Western Bluebird, Juvenile, © Photo by Steve Kaye

A Story in Every Face | July 2016

A Story in Every Face

Western Bluebird, Juvenile, © Photo by Steve Kaye, in A Story in Every Face

Western Bluebird, Juvenile

There’s a story in every face.

When photographing people, we capture their story by posing them. So we entice facial expressions. We arrange body language. And we might add scenery (such as makeup or special clothes).

Then the viewer uses these features to imagine a story.

When photographing birds, we use other techniques.

That’s because birds won’t pose. Their range of facial expressions is limited. And they refuse to wear makeup.

So we use a bird’s head angle or posture. And through that we tell an implied story.

Consider the three photos in this post.

Each implies a different story.

For example, the above photo shows a classic profile of a young Western Bluebird.

Allen's Hummingbird, © Photo by Steve Kaye, in A Story in Every Face

Allen’s Hummingbird, Male

The next photo of an Allen’s Hummingbird catches an instant of its looking about.

Does this bird seem concerned? Angry? Upset?

Mallard Female, © Photo by Steve Kaye, in A Story in Every Face

Mallard, Female

And finally, here is a Mallard, who has tucked her bill under her back feathers.

Now play with this.

Imagine the story in each of these faces.

How do these photos impress you?

And what feelings does each photo stir in you?

There’s a deeper point here.

Such questions matter when selecting photos for a presentation. That’s because the story in each photo adds an extra, unspoken dimension to the message in the presentation.

And so, showing photos of birds involves more than just picking nice pictures.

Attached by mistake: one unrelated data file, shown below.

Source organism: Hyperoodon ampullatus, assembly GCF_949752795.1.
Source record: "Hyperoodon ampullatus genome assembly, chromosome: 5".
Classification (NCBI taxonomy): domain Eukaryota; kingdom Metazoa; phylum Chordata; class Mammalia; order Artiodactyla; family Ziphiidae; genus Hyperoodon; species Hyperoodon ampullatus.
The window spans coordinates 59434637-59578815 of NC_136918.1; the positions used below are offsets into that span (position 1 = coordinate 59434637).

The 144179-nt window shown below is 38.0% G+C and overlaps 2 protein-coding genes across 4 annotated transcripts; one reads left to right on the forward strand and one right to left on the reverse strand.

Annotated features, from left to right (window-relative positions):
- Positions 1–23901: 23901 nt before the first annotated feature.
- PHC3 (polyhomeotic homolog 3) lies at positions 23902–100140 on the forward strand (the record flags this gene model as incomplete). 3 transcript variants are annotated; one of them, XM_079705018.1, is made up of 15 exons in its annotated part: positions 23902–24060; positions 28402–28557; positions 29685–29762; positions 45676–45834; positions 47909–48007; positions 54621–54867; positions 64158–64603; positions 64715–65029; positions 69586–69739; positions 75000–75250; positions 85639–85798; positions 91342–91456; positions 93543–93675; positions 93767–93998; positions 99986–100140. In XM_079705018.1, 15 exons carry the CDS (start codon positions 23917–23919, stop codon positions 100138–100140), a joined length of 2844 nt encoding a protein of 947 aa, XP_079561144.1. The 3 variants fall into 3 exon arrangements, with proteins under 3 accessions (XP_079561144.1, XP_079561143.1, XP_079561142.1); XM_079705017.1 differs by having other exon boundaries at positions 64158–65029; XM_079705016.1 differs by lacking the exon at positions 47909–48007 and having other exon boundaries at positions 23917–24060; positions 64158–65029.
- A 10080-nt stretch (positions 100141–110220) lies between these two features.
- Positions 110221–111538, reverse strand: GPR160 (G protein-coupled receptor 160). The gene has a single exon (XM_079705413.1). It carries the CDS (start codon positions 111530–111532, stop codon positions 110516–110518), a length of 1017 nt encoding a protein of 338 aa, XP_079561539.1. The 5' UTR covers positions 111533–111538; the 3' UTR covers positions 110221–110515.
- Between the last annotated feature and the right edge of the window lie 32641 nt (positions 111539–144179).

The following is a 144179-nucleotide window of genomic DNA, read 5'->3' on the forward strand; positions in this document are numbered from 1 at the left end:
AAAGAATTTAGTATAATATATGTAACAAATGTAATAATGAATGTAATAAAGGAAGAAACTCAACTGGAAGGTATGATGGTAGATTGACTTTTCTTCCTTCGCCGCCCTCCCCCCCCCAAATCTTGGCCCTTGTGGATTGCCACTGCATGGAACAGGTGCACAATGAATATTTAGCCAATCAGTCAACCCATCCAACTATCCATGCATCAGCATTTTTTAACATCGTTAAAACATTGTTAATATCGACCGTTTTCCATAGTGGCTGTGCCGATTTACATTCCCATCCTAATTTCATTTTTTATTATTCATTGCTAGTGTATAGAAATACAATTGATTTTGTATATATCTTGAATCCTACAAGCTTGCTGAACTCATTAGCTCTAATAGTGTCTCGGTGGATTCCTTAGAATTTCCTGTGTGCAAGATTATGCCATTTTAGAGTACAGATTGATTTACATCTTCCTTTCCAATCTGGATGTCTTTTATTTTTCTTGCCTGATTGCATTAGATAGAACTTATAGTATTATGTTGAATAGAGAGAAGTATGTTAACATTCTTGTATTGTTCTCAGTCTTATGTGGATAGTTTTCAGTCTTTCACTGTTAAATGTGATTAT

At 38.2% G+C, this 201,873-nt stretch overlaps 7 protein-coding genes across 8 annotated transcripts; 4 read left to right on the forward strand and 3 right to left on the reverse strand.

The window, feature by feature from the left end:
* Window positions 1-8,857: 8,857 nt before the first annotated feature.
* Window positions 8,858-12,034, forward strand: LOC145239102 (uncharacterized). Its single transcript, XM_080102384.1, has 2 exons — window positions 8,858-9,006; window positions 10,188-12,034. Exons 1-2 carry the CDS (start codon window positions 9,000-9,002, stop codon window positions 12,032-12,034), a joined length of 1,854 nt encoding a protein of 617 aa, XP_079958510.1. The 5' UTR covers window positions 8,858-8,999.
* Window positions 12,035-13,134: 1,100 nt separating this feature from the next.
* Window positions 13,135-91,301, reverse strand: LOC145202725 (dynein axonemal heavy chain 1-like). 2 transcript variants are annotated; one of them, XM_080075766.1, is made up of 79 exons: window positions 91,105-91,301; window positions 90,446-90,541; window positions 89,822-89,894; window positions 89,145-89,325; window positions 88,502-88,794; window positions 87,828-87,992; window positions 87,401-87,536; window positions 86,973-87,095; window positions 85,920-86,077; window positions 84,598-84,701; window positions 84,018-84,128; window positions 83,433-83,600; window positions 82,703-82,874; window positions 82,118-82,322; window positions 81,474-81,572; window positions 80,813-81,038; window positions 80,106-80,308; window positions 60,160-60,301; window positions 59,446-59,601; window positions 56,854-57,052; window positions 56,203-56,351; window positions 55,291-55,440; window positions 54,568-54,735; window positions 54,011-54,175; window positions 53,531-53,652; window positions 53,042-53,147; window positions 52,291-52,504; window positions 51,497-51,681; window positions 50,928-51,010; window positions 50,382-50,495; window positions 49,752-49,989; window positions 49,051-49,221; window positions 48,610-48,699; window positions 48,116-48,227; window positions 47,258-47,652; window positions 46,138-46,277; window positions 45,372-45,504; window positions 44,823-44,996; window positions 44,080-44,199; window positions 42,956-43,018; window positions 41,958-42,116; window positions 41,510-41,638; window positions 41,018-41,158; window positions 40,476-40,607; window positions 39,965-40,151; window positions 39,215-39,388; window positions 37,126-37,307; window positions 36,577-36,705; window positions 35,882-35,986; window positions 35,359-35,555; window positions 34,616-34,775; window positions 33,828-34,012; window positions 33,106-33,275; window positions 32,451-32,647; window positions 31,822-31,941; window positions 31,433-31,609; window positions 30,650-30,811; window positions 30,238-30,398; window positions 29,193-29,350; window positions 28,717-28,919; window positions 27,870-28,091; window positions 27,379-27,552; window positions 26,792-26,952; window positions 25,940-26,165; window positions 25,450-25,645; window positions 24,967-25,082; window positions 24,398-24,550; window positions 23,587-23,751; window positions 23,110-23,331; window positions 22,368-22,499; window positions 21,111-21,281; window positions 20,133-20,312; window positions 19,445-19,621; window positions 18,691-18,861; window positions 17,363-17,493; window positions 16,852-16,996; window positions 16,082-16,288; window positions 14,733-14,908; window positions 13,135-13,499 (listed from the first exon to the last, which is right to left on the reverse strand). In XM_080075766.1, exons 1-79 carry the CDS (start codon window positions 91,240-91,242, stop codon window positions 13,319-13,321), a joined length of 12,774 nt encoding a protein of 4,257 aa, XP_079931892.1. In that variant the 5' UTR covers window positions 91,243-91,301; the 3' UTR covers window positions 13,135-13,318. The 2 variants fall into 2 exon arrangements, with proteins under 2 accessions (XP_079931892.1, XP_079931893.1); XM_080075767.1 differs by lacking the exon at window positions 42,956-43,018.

It involves selecting photos that create an experience to support the reason for giving the presentation.

Much success,

Steve Kaye

PS: See more stories and photo tips at:

Why Focus Matters

Photo Backgrounds Matter

How to Photograph a Marsh Wren

Nice Tail

Always Something

Birds at Risk

Help Birds Tip

Provide Water

Why: Birds need water, especially during summer.

How: Set up a bird bath. Or put out an old plate, dish, or empty food container.

Of course, use a clean container and fresh water. Then clean the container and change the water every day or two.

And be careful to avoid letting garden chemicals contaminate the water. These chemicals make birds sick.

Birding Resources

This beautiful book shows what can be done by keeping a personal nature journal. See: The Curious Nature Guide

Did You Know?

The most effective way to help birds is to buy land.

Here are three organizations that excel at doing this.

1) American Bird Conservancy

2) The Nature Conservancy

3) The Trust for Public Land

Please visit their web sites to learn about the work they do.

Here’s an excellent book: The American Bird Conservancy Guide to Bird Conservation

You can help – Please share this blog with others.
Inspiring Respect for Nature, one bird at a time.

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  • Bob Franz
    Posted at 07:10h, 22 July

    WEBL – OK already, can you turn the bright light off?

    Allen’s Hummingbird -What’s that gadget in your hand, is it some kind of Boom Box?

    Mallard – Now I lay me down to sleep, —

  • Delta T
    Posted at 15:19h, 21 August

    Western Bluebird looks like a checker at my local pet supply store: “Cat litter…AGAIN?”

    Allen’s Hummingbird: “You’re not going out wearing that, are you?”

    Mallard: “I’ve found comfort within my own down.”

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